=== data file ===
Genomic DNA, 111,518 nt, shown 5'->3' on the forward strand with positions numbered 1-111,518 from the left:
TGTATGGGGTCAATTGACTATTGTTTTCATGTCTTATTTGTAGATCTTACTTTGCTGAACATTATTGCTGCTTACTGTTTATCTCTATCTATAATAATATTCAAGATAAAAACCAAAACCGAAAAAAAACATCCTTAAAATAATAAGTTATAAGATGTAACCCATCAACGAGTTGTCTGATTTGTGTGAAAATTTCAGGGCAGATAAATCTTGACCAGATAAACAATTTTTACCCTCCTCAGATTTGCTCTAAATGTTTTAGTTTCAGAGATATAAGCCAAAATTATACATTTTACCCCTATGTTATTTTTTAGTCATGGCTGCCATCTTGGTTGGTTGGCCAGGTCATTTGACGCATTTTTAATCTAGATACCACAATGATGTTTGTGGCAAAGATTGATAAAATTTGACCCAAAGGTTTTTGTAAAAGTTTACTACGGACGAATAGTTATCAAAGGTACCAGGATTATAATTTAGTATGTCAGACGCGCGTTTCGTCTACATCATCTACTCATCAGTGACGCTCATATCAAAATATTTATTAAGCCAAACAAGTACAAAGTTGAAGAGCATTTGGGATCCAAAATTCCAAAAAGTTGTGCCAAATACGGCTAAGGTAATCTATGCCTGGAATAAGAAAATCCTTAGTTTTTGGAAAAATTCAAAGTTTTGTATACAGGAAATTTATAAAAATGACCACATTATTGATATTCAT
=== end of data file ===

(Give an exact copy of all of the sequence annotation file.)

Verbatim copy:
Genomic DNA, 111,518 nt, shown 5'->3' on the forward strand with positions numbered 1-111,518 from the left:
TGTATGGGGTCAATTGACTATTGTTTTCATGTCTTATTTGTAGATCTTACTTTGCTGAACATTATTGCTGCTTACTGTTTATCTCTATCTATAATAATATTCAAGATAAAAACCAAAACCGAAAAAAAACATCCTTAAAATAATAAGTTATAAGATGTAACCCATCAACGAGTTGTCTGATTTGTGTGAAAATTTCAGGGCAGATAAATCTTGACCAGATAAACAATTTTTACCCTCCTCAGATTTGCTCTAAATGTTTTAGTTTCAGAGATATAAGCCAAAATTATACATTTTACCCCTATGTTATTTTTTAGTCATGGCTGCCATCTTGGTTGGTTGGCCAGGTCATTTGACGCATTTTTAATCTAGATACCACAATGATGTTTGTGGCAAAGATTGATAAAATTTGACCCAAAGGTTTTTGTAAAAGTTTACTACGGACGAATAGTTATCAAAGGTACCAGGATTATAATTTAGTATGTCAGACGCGCGTTTCGTCTACATCATCTACTCATCAGTGACGCTCATATCAAAATATTTATTAAGCCAAACAAGTACAAAGTTGAAGAGCATTTGGGATCCAAAATTCCAAAAAGTTGTGCCAAATACGGCTAAGGTAATCTATGCCTGGAATAAGAAAATCCTTAGTTTTTGGAAAAATTCAAAGTTTTGTATACAGGAAATTTATAAAAATGACCACATTATTGATATTCAT